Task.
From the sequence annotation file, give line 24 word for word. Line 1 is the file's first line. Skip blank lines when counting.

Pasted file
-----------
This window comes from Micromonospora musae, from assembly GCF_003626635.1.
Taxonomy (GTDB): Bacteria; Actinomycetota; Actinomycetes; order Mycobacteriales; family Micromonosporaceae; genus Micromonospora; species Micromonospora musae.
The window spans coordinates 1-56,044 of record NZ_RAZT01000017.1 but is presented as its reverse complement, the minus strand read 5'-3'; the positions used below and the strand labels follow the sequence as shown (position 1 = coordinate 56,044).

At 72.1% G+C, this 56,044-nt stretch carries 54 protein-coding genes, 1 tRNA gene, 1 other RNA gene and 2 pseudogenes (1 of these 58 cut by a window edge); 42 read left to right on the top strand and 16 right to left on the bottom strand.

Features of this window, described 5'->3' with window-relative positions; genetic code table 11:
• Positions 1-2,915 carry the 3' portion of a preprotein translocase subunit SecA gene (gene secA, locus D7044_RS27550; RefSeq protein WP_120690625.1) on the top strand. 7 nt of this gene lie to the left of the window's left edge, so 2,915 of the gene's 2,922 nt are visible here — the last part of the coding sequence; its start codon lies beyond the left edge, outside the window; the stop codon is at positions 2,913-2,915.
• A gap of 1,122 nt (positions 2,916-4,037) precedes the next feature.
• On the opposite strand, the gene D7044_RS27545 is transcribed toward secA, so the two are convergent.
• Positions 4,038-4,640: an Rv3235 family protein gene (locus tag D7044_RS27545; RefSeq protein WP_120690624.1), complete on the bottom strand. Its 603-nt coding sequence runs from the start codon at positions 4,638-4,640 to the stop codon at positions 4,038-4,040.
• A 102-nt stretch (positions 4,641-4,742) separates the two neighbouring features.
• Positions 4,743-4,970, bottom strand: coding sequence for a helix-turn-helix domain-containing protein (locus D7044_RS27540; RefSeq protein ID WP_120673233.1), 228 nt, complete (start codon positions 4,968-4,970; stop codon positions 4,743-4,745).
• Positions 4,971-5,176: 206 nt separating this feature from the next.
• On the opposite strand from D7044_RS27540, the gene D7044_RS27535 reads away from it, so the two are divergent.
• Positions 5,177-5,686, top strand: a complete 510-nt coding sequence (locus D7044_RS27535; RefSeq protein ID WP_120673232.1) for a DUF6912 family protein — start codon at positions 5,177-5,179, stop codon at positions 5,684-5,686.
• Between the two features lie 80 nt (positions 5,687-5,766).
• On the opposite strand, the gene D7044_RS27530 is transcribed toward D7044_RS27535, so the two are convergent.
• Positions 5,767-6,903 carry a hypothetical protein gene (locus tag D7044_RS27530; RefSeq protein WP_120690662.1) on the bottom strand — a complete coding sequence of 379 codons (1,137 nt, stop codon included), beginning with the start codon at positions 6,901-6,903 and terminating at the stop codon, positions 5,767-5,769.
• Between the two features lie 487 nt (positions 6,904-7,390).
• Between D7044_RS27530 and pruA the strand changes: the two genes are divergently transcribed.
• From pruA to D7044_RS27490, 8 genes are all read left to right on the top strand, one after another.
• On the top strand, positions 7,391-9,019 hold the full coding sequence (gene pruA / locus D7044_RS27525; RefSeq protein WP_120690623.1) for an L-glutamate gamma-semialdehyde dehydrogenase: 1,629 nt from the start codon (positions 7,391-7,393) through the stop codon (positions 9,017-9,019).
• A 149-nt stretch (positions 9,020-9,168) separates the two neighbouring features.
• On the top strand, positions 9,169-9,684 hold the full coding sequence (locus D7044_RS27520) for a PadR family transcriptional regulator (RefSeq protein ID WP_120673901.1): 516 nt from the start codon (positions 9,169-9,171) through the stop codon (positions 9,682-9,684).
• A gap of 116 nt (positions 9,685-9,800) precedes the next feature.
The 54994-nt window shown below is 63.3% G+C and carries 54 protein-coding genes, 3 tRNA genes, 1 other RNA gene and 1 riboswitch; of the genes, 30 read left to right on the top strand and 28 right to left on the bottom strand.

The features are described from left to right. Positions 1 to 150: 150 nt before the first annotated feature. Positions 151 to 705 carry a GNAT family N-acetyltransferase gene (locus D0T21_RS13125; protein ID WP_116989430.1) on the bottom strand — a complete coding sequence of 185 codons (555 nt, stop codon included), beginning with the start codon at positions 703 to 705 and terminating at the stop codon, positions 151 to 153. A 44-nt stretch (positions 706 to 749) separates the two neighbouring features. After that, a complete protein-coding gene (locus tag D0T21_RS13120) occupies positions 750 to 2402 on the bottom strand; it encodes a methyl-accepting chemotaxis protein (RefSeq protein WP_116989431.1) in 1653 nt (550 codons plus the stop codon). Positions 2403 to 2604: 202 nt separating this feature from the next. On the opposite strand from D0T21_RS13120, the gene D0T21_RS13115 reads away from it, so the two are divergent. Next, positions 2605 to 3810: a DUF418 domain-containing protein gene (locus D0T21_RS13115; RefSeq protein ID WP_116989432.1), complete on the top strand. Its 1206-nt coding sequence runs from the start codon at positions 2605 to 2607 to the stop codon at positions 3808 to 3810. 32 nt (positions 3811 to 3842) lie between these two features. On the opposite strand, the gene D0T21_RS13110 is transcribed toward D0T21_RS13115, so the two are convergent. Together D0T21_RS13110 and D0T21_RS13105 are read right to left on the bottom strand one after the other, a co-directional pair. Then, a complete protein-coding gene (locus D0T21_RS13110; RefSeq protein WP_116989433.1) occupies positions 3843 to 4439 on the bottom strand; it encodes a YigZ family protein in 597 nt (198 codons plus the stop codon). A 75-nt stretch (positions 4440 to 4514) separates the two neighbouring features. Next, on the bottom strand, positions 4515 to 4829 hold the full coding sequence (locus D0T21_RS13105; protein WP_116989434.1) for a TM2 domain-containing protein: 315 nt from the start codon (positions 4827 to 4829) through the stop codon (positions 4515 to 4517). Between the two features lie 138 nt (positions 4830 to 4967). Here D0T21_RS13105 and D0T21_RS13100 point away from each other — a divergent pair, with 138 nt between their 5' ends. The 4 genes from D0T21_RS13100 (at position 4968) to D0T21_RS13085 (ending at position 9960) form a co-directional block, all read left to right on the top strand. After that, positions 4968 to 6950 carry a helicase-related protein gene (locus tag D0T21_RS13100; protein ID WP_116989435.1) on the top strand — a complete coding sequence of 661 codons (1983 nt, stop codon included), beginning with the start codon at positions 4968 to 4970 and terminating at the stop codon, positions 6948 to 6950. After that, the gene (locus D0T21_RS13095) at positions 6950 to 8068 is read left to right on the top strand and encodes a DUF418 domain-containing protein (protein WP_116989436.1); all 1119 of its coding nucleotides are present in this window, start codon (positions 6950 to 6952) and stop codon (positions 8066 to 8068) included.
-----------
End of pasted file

• A gap of 116 nt (positions 9,685-9,800) precedes the next feature.